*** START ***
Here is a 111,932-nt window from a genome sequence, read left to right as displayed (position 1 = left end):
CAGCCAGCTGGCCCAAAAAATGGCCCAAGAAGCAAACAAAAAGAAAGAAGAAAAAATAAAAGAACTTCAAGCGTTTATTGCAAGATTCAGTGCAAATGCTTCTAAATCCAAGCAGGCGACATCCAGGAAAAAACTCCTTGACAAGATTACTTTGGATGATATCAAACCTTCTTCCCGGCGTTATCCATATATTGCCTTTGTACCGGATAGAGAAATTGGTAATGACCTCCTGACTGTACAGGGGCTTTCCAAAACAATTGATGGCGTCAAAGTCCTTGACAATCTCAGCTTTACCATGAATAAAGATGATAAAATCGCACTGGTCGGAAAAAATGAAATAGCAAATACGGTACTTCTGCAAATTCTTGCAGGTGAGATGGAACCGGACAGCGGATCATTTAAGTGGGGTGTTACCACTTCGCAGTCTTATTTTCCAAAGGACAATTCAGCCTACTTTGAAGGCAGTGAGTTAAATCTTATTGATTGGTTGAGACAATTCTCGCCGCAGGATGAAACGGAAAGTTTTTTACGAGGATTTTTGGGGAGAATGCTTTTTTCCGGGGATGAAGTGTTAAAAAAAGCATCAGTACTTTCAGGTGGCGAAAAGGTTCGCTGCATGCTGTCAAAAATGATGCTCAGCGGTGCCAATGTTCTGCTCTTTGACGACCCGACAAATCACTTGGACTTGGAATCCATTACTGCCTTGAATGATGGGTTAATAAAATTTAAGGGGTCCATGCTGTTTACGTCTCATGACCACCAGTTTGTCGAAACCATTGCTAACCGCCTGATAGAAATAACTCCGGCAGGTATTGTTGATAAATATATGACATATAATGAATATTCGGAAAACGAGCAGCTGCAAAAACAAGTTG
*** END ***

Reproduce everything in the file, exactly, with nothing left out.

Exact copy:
Here is a 111,932-nt window from a genome sequence, read left to right as displayed (position 1 = left end):
CAGCCAGCTGGCCCAAAAAATGGCCCAAGAAGCAAACAAAAAGAAAGAAGAAAAAATAAAAGAACTTCAAGCGTTTATTGCAAGATTCAGTGCAAATGCTTCTAAATCCAAGCAGGCGACATCCAGGAAAAAACTCCTTGACAAGATTACTTTGGATGATATCAAACCTTCTTCCCGGCGTTATCCATATATTGCCTTTGTACCGGATAGAGAAATTGGTAATGACCTCCTGACTGTACAGGGGCTTTCCAAAACAATTGATGGCGTCAAAGTCCTTGACAATCTCAGCTTTACCATGAATAAAGATGATAAAATCGCACTGGTCGGAAAAAATGAAATAGCAAATACGGTACTTCTGCAAATTCTTGCAGGTGAGATGGAACCGGACAGCGGATCATTTAAGTGGGGTGTTACCACTTCGCAGTCTTATTTTCCAAAGGACAATTCAGCCTACTTTGAAGGCAGTGAGTTAAATCTTATTGATTGGTTGAGACAATTCTCGCCGCAGGATGAAACGGAAAGTTTTTTACGAGGATTTTTGGGGAGAATGCTTTTTTCCGGGGATGAAGTGTTAAAAAAAGCATCAGTACTTTCAGGTGGCGAAAAGGTTCGCTGCATGCTGTCAAAAATGATGCTCAGCGGTGCCAATGTTCTGCTCTTTGACGACCCGACAAATCACTTGGACTTGGAATCCATTACTGCCTTGAATGATGGGTTAATAAAATTTAAGGGGTCCATGCTGTTTACGTCTCATGACCACCAGTTTGTCGAAACCATTGCTAACCGCCTGATAGAAATAACTCCGGCAGGTATTGTTGATAAATATATGACATATAATGAATATTCGGAAAACGAGCAGCTGCAAAAACAAGTTG